The aim of this review is to combine randomised, controlled trials to examine whether in patients with undetectable viraemia on a Protease inhibitor (PI) based regimen simplification treatment with abacavir (ABC)-based triple-nucleoside combinations has similar rates of efficacy and tolerability compared with a PI regimen or simplification with a NNRTIs (efavirenz-EFV- or nevirapine-NVP) containing regimen. Studies were included if they had at least two of the three interventions, including one 3NRTI arm.
Electronic databases and conference proceedings were searched (1996-2012) with relevant search terms without limits to language.
Randomised controlled trials (RCTs) only are included in this review. Patients population is represented by HIV-infected adult patients treated with a PI-containing regimen (PI or boosted PI), with undetectable viral load. Patients on a PI-containing regimen had three possibilities: continue the PI regimen or switch to a simplification maintenance regimen, including switch to a NNRTI (EFV or NVP) containing regimen, or switch to a triple-NRTI regimen (ABC-zidovudine-lamivudine)
The primary outcomes were: proportion of patients discontinuing or switching antiretroviral therapy due to virologic failure or to adverse events; death (all cause) and AIDS defining illness; occurrence of myocardial infarction and cardiovascular disease. Secondary outcomes were: proportion of patients maintaining an undetectable viral load (e.g. HIV-RNA <50 or <400 copies/mm3); change in mean CD4+ cell count; occurrence of lipodystrophy. We applied Cochrane Collaboration tools to assess each individual study for risk for bias.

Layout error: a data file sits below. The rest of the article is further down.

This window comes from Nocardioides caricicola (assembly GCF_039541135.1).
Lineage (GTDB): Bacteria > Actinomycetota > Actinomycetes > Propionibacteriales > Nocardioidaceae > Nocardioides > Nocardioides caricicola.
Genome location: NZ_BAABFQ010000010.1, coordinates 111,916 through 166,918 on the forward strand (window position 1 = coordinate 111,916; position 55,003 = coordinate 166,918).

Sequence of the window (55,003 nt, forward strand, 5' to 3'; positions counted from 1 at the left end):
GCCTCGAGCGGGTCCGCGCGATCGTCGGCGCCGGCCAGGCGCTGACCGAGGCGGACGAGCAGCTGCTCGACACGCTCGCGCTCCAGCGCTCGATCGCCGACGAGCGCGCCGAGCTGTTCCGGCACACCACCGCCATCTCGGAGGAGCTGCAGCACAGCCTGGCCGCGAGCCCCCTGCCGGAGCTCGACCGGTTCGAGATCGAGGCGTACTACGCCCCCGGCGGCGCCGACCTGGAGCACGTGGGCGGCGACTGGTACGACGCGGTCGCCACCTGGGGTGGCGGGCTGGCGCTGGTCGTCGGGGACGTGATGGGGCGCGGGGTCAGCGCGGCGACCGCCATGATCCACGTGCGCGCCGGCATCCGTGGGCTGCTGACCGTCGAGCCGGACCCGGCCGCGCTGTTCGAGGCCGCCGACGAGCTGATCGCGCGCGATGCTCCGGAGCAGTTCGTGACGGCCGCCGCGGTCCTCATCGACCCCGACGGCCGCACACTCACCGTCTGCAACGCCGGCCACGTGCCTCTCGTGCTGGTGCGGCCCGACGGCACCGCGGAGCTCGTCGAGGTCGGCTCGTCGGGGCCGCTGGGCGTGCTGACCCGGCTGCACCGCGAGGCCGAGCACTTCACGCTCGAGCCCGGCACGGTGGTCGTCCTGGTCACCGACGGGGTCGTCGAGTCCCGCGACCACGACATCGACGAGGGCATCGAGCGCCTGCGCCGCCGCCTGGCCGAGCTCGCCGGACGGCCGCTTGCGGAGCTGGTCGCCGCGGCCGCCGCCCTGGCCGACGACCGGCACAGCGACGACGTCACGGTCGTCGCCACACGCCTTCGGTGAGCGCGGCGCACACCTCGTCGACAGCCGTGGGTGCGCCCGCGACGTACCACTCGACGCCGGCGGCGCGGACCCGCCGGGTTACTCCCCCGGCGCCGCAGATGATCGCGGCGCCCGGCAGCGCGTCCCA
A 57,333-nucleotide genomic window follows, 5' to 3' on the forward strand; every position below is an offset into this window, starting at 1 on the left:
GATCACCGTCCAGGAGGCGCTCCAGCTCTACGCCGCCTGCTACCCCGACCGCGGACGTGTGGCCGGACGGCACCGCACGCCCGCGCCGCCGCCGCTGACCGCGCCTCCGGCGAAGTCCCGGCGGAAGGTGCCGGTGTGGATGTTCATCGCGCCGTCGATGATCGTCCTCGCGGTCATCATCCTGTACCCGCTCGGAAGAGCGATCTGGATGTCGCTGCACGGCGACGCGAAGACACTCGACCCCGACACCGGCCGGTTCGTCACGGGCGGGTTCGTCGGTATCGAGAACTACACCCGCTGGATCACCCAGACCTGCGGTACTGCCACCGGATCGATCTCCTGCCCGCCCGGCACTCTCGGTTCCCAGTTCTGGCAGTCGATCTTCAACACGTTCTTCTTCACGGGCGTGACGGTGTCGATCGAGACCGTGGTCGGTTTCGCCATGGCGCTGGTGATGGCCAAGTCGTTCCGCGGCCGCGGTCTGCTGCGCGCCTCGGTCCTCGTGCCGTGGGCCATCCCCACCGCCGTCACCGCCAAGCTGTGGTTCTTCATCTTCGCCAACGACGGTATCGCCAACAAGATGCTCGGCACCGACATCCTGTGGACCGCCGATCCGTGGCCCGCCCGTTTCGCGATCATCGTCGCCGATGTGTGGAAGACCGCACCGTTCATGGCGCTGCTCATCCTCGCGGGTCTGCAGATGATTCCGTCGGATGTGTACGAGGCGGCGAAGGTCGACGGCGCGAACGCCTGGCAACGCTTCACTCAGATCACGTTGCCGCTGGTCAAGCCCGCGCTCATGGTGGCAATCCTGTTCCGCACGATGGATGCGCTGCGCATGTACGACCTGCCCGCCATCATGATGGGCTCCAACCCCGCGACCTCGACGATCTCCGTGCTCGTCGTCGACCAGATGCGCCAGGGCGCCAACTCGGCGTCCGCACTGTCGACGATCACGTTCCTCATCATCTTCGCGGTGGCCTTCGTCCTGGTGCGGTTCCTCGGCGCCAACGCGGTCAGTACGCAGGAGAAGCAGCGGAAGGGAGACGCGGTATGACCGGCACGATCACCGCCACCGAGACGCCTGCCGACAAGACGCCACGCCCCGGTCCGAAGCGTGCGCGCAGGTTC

We included eight RCT, for a total of 1,610 patients. All the studies included HIV-1 infected patients virologically suppressed after a successful treatment with PI containing ART. Articles included in the analysis were published between 2001 and 2010, and could be classified as low risk of bias trials in most of the domains considered. Overall, there was no significant difference between the participants on triple nucleoside combination and controls, either PI-based or NNRTI based in terms of overall failures, death and AIDS related events, and rates of patients with viral load below the detectability cut-off. For the outcomes discontinuation for adverse events and virologic failures, the RRs were not significant , albeit being not far from the alpha level of 0.05, thus suggesting a weak evidence of lower incidence of side effects and an higher incidence of virologic failure in the 3NRTI group compared to controls . Change in lipids and in CD4 cells from baselines were reported in 7 studies, but inconsistency in reporting these data did not allow quantitative analysis. However, all agreed that simplification with ABC had a favourable and significant impact on lipid metabolism compared to control group. An increase in CD4 cells count from baseline was evident in all analysed studies, without significant differences between ABC and controls in individual studies.